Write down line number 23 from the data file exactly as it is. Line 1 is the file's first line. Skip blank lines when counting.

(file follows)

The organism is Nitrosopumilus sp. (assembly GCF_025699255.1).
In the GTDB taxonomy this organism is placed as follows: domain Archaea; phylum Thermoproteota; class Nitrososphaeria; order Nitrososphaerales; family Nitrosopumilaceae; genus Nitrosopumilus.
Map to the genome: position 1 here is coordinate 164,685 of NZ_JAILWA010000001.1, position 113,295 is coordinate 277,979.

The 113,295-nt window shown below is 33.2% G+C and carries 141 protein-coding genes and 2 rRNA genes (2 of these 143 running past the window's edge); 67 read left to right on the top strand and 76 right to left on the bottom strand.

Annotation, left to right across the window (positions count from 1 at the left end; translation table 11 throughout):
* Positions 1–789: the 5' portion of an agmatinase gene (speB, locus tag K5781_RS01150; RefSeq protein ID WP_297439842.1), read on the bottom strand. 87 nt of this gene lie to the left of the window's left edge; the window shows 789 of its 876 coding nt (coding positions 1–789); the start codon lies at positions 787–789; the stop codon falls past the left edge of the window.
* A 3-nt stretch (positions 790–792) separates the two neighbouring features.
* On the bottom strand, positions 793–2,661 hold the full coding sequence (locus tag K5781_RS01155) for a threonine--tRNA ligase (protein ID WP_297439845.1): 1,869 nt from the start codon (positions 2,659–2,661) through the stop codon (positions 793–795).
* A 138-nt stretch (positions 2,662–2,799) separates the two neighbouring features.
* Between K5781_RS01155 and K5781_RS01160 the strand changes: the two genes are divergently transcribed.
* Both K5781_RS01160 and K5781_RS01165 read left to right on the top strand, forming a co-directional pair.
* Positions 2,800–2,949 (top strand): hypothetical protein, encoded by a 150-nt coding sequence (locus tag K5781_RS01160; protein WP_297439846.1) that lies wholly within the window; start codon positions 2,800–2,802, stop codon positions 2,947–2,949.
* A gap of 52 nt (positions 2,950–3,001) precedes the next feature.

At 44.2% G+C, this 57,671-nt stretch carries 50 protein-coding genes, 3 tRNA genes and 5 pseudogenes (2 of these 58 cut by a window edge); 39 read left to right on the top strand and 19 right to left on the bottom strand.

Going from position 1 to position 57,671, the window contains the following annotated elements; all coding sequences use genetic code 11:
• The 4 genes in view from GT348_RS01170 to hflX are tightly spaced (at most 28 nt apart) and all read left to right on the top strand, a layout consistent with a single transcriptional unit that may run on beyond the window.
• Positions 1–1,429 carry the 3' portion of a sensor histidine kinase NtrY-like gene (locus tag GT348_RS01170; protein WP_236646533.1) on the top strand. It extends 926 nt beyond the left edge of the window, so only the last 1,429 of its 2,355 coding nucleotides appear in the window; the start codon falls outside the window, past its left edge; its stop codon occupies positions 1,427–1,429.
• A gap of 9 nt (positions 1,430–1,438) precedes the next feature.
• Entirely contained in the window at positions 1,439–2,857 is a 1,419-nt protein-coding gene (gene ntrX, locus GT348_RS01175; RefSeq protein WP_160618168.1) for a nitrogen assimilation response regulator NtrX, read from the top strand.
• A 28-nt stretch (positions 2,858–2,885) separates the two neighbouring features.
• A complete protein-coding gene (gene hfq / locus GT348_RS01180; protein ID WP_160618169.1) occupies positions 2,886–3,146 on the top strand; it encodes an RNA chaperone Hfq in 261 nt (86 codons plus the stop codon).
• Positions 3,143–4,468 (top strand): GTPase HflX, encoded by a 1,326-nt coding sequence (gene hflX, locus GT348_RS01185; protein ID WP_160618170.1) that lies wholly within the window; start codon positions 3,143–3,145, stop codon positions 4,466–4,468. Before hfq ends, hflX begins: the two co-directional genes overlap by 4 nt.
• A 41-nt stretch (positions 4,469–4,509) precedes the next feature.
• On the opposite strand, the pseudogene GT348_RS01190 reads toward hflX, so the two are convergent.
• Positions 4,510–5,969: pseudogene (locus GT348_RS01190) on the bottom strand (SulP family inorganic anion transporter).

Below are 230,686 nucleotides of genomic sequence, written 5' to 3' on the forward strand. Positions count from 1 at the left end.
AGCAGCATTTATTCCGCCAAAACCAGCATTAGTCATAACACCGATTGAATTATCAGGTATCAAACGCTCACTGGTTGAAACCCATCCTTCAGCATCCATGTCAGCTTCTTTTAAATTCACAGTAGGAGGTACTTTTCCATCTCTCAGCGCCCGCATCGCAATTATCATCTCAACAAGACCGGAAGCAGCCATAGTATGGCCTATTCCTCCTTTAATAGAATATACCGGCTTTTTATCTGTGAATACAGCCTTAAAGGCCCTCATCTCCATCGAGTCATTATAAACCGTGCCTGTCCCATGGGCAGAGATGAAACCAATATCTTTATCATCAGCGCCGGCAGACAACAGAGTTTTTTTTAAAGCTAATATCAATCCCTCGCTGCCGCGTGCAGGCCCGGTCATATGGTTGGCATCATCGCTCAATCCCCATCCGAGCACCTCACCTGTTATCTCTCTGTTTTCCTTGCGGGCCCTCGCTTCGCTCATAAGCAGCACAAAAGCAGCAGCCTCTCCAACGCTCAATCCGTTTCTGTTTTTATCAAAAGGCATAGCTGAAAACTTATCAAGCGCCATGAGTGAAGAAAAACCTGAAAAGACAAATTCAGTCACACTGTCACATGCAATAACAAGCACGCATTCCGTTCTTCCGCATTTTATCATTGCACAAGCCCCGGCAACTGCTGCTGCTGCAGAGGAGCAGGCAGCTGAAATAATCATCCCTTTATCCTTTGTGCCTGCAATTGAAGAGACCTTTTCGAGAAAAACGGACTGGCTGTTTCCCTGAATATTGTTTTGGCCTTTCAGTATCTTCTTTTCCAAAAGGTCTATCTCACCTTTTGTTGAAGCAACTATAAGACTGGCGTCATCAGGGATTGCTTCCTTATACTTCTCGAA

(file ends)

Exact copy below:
• A 41-nt stretch (positions 4,469–4,509) precedes the next feature.